Previous studies have shown that breastfeeding is associated with reductions in the risk of common infections among infants; however, whether breastfeeding confers longer term protection is inconclusive.
We linked data from the 2005–2007 IFPS II (Infant Feeding Practices Study II) and follow-up data collected when the children were 6 years old. Multivariable logistic regression was used, controlling for sociodemographic variables, to examine associations of initiation, duration, exclusivity of breastfeeding, timing of supplementing breastfeeding with formula, and breast milk intensity (proportion of milk feedings that were breast milk from age 0–6 months) with maternal reports of infection (cold/upper respiratory tract, ear, throat, sinus, pneumonia/lung, and urinary) and sick visits in the past year among 6-year-olds (N = 1281).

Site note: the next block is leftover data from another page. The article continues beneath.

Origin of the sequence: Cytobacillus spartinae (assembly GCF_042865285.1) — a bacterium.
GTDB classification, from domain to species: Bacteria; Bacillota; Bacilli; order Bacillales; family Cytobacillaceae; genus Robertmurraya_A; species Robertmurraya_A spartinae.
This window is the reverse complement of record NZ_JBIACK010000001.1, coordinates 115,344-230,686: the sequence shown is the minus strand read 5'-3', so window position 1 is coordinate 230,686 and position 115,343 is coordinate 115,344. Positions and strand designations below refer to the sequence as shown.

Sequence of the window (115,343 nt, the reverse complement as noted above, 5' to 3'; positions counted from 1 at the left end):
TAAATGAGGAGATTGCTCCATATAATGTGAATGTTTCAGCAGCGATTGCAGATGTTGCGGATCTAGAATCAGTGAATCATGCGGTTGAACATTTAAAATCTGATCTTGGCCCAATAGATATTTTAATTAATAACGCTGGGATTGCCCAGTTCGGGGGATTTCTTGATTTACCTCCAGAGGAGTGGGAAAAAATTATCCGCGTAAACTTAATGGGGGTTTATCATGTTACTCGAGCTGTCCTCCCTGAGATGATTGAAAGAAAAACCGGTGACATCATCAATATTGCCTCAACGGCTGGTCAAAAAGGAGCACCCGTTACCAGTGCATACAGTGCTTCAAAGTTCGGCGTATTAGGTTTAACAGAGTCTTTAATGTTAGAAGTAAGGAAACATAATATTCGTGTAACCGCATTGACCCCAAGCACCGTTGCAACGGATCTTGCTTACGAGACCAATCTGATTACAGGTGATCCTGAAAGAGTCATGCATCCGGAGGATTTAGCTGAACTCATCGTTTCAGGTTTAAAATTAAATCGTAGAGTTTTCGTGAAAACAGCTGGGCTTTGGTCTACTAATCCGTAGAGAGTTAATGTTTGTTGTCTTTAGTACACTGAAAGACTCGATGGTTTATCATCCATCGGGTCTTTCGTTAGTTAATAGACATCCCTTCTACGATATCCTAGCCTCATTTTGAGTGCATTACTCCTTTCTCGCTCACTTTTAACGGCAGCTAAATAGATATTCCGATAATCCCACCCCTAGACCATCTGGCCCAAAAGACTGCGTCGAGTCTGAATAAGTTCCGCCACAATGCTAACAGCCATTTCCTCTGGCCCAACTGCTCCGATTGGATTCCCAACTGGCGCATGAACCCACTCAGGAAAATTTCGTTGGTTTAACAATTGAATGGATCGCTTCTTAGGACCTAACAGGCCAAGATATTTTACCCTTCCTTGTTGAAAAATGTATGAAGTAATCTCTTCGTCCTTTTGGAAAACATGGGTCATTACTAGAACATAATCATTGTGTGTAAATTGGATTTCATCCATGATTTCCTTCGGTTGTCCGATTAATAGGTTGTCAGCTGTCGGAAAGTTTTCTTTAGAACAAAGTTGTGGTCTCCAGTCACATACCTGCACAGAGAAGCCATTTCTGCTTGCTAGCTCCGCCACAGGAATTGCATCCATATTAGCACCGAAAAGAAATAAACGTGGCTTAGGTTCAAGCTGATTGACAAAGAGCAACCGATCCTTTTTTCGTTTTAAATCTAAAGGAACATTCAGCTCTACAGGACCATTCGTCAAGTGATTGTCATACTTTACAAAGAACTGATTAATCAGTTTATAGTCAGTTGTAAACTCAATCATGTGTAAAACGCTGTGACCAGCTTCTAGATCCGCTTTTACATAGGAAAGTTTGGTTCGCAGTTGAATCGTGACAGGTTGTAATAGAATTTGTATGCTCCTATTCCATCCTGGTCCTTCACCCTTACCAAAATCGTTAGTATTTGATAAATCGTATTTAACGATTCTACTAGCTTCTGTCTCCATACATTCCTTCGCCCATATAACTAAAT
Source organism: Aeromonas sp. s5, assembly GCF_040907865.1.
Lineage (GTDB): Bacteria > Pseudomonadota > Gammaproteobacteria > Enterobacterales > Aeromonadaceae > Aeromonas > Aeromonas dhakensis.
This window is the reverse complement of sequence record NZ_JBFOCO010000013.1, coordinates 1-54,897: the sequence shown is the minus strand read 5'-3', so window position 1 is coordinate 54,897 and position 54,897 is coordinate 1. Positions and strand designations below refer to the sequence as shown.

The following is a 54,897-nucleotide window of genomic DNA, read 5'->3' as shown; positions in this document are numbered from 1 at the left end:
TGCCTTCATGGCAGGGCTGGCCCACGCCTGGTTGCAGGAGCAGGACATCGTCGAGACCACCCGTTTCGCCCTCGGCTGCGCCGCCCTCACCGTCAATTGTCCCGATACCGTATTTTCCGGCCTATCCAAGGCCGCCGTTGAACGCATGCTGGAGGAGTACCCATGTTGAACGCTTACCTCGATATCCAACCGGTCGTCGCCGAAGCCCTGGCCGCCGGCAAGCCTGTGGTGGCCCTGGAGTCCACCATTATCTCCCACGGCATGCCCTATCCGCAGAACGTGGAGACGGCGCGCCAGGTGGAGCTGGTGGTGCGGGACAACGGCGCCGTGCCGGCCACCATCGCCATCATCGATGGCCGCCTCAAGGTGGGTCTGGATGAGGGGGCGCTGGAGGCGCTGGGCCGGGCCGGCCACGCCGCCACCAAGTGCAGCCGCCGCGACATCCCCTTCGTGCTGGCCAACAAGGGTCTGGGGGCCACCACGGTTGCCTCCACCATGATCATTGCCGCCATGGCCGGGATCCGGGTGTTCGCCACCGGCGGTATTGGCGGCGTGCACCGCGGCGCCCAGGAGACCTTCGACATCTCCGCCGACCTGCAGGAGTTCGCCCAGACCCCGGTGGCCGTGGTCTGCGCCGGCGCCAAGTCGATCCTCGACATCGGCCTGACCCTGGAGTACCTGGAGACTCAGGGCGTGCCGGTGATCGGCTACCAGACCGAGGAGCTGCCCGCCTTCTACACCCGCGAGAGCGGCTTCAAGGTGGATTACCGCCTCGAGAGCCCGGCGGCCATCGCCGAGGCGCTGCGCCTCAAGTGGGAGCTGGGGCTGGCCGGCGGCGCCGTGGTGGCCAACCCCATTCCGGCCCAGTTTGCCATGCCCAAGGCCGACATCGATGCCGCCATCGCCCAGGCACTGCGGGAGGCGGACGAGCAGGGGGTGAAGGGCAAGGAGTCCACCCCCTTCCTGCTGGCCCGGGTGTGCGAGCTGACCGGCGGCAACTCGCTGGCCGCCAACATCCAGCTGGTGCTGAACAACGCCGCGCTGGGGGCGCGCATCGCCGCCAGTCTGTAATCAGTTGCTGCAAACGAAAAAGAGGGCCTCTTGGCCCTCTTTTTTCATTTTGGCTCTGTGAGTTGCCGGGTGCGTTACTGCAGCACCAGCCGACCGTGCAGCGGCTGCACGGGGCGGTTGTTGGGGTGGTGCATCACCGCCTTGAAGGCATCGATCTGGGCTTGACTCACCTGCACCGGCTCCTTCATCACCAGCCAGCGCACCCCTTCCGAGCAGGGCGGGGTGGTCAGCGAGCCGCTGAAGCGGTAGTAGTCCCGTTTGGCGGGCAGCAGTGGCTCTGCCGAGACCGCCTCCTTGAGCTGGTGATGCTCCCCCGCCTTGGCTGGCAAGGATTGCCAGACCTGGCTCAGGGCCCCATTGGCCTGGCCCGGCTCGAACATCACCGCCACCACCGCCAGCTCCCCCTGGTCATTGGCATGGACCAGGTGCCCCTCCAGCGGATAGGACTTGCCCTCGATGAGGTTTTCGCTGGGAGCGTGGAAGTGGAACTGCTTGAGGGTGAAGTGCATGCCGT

The most common past-year infections were colds/upper respiratory tract (66%), ear (25%), and throat (24%) infections. No associations were found between breastfeeding and colds/upper respiratory tract, lung, or urinary tract infections. Prevalence of ear, throat, and sinus infections and number of sick visits differed according to breastfeeding duration, exclusivity, and timing of supplementing breastfeeding with formula (P < .05). Among children ever breastfed, children breastfed for ≥9 months had lower odds of past-year ear (adjusted odds ratio [aOR]: 0.69 [95% confidence interval (95% CI): 0.48–0.98]), throat (aOR: 0.68 [95% CI: 0.47–0.98]), and sinus (aOR: 0.47 [95% CI: 0.30–0.72]) infections compared with those breastfed >0 to <3 months. High breast milk intensity (>66.6%) during the first 6 months was associated with lower odds of sinus infection compared with low breast milk intensity (<33.3%) (aOR: 0.53 [95% CI: 0.35–0.79]).
This prospective longitudinal study suggests that breastfeeding may protect against ear, throat, and sinus infections well beyond infancy.